The Fort Myers injury attorneys and staff at Associates & Bruce L. Scheiner, Attorneys for the Injured, urge parents to speak with their children about the dangers of distracted driving as teenagers begin returning to school this week.
Car accidents are the leading cause of death for teenagers ages 15 to 20, according to the National Highway Traffic Safety Administration. And Florida ranked just “fair” by the Insurance Institute for Highway Safety when it comes to the training young drivers receive. Only 13 states did not earn the agency’s top rating.
Regardless of the training a teen receives in the classroom, it is the involvement of parents who are willing to set clear rules that frequently makes the difference when it comes to keeping teens safe behind the wheel.
Florida is one of only a dozen states with no laws preventing teenagers from using cell phones or text messaging behind the wheel. A recent study published in USA Today found that the vast majority of teenagers understand the dangers of text messaging or using a cell phone while driving … but they do it anyway. Nationwide, 6,000 people a year are killed by distracted driving and more than 500,000 are injured. Only speeding and drunk driving account for more fatal accidents on our roads.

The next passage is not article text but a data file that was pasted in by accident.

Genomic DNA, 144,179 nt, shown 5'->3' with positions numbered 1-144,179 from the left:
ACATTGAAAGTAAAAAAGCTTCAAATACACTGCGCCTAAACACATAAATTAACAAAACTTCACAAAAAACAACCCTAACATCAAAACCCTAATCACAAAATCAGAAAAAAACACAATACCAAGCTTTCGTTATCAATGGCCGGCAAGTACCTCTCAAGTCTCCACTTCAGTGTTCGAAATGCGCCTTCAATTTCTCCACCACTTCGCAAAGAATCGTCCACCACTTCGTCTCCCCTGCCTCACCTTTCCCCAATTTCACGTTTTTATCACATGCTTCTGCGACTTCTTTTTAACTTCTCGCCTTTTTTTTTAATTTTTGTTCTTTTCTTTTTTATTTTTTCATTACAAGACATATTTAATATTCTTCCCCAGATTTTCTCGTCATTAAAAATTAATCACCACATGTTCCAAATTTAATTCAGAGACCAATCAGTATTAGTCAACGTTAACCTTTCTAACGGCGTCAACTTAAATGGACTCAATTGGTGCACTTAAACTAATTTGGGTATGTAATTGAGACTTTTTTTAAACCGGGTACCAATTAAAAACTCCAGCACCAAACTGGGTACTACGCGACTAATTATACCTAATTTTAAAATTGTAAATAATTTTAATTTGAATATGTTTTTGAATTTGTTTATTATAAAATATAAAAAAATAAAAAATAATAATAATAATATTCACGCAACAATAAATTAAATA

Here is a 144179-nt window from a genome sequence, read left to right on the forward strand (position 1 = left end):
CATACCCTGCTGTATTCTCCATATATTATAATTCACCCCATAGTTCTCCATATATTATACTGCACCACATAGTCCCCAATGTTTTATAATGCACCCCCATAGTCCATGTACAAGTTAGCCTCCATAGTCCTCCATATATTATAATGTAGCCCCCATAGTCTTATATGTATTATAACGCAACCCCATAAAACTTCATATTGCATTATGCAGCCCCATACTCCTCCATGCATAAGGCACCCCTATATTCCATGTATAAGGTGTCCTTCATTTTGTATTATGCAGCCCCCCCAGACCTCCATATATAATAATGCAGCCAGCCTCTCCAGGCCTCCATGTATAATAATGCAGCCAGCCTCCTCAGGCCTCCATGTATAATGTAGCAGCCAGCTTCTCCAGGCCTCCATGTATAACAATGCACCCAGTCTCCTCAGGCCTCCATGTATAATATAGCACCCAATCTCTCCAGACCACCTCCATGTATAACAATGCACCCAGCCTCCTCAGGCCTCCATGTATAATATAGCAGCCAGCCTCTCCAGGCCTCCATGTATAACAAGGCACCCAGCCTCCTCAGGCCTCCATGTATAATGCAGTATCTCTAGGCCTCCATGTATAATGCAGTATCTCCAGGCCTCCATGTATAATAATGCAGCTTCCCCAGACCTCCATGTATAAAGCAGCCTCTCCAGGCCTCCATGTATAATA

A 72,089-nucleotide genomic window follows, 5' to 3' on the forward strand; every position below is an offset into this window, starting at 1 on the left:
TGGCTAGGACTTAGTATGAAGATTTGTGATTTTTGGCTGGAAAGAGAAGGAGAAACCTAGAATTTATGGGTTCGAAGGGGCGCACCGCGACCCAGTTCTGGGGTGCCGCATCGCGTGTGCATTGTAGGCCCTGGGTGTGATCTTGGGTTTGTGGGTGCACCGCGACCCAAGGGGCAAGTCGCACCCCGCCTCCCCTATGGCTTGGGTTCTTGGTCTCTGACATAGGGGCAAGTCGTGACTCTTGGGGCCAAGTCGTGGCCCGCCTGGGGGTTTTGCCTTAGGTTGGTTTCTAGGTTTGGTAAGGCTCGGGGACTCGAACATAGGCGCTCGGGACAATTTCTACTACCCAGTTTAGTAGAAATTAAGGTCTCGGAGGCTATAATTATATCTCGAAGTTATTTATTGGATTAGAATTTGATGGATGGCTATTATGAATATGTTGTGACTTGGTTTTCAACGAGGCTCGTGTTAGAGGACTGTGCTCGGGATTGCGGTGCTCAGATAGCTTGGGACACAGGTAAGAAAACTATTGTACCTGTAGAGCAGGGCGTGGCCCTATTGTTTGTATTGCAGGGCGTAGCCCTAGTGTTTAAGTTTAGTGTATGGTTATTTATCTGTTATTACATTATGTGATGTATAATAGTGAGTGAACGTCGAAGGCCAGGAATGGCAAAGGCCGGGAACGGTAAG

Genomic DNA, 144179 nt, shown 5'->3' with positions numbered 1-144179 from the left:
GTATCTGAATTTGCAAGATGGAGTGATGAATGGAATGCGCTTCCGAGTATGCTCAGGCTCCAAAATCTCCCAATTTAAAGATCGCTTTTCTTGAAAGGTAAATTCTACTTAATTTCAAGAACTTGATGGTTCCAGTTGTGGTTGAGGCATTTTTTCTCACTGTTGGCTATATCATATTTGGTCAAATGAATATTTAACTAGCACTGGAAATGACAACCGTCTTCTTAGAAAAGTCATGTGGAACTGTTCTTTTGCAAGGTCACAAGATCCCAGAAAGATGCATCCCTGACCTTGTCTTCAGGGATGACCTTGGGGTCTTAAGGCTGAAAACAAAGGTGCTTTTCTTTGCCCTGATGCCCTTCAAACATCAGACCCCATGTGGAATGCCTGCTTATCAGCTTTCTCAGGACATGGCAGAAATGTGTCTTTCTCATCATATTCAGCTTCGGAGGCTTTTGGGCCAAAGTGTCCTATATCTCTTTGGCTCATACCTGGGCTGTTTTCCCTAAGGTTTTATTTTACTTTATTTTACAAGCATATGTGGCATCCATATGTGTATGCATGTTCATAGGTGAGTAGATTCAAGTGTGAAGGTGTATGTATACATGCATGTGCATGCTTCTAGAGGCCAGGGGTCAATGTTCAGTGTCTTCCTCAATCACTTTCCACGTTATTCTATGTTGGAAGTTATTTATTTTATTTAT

U.S. Transportation Secretary Ray LaHood plans to increase the pressure on non-complying states like Florida during a national distracted driving summit planned for next month in Washington.
“Working together, we can put an end to the thousands of needless deaths and injuries caused by distracted driving each year,” said Secretary LaHood. “By getting the best minds together, I believe we can figure out how to get people to put down their phones and pay attention to the road.”
And the Florida Sheriff’s Association reports that between 25 and 30 percent of teenagers will be involved in an accident within 12 months of getting their driver’s license.
Frequent causes of teen accidents in South Florida include:
-Text messaging, talking on the phone, eating, drinking, grooming, using in-car electronics and talking to passengers are all leading causes of teen car accidents.
-Studies show allowing a teen to ride with a passenger significantly increases the risk for an accident; in fact, the majority of teenagers killed in car accidents are riding with teen drivers.
-Teens driving at night are four-times more likely to be involved in a serious or fatal crash.
Comprehensive teen driving safety information is available here.